Over the past year, the DBT architecture laid out through the JAM trinity has been working quite successfully to payout transfers. PMJDY data shows that the government stimulus seems to have paid off in some part to alleviate the pain during the lockdown - Anand Raman has graphed the average balance in accounts peaking in May, noting that over the year around 40 million new accounts were added, and the average balance has increased by nearly Rs 200 over last year. Of course, there are still many problems to be fixed at the last mile like internet connectivity and stability, identification of beneficiaries. Mukesh Sadana has looked at data on transaction failures on UPI and interestingly, though connectivity is an issue, technical declines do not form the majority of failed transactions. What needs greater attention is “business declines” i.e. a customer entering an invalid pin, incorrect beneficiary account etc., calling for better customer awareness and support. Read more about the last mile challenges that induce exclusion in this report by Rajendran Narayanan and Sakina Dhorajiwala.
CGAP has an excellent Focus Note out on agent networks, and in its five-country analysis, India’s journey has been showcased as G2P-led, through public sector banks. There are six recommendations made in the note for policymakers, including providing a more diverse service offering, beyond CICO, that meets rural customer needs, particularly women. There can be a business case made out through tie-ups with private entities in India - e.g. EKO Financial Services is growing business through a new model using open APIs.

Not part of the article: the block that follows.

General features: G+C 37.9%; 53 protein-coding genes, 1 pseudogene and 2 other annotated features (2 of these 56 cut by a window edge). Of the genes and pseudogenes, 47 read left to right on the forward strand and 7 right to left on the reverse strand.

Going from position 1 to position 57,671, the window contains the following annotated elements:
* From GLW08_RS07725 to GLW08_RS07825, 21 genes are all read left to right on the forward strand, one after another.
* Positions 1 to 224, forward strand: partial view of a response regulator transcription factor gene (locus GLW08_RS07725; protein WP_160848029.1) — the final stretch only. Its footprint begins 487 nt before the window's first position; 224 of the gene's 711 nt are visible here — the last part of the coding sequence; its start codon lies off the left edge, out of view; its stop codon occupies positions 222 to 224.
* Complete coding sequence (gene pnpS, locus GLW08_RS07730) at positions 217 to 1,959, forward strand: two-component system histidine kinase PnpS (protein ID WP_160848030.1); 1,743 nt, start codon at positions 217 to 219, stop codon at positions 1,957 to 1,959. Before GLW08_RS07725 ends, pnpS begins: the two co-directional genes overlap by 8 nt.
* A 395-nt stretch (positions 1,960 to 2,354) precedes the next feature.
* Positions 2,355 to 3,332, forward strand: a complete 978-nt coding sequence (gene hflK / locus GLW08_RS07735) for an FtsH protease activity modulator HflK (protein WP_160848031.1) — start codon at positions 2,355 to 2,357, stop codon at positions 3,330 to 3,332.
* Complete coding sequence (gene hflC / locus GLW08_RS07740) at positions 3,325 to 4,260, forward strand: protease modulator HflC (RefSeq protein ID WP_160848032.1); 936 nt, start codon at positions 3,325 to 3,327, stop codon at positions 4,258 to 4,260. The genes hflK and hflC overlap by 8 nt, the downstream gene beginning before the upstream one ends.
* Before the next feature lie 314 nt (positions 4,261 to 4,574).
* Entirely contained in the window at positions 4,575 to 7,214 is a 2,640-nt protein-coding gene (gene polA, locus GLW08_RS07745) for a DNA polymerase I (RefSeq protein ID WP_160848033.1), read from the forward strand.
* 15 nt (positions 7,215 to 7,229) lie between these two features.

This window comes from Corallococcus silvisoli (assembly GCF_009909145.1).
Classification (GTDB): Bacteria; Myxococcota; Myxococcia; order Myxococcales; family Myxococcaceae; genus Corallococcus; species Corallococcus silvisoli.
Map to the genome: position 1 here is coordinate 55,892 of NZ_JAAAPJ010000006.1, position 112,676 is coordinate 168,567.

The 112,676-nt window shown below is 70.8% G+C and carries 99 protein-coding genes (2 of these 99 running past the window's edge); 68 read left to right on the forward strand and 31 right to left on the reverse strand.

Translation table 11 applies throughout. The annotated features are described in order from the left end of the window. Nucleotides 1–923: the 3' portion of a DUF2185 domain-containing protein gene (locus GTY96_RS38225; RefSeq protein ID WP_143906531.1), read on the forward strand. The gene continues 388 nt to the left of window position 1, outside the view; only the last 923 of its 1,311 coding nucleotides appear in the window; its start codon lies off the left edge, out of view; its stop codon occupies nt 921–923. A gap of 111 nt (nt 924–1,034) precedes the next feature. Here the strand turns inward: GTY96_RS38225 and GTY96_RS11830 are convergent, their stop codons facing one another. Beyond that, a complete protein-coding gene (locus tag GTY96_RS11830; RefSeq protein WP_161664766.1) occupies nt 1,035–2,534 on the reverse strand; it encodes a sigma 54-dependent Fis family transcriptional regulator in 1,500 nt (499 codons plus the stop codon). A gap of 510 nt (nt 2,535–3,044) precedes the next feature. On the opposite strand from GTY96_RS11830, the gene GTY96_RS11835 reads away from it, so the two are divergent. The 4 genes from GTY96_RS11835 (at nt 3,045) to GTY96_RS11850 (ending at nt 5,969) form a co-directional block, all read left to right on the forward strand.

Digital payments are soaring on the UPI platform. Read detailed analysis of digital payments trends through this year. The RBI has initiated a Digital Payments Index, to be released on a semi-annual basis. This is a good move to track progress on five different parameters - Payment Enablers, Payment Infrastructure – Demand-side factors, Payment Infrastructure – Supply-side factors, Payment Performance and Consumer Centricity. At the same time, the RBI has operationalised the Payments Infrastructure Development Fund (PIDF) Scheme, Rs 350 crore subsidy to add 30 lakh touch points every year in smaller towns across the country. A laudatory scheme, the guidelines appear to be a trifle bureaucratic. From Indicus, we cannot help feeling that more relaxed compliance requirements are possible with enhanced digital supervision from the RBI, which will go down better in today’s fast-moving innovative fintech world. Read Rajesh Bansal on the need to scale up RBI’s supervisory capacity by developing an integrated supervision platform (ISP) with automated near real-time reporting by the regulated entities and using Big Data Analytics.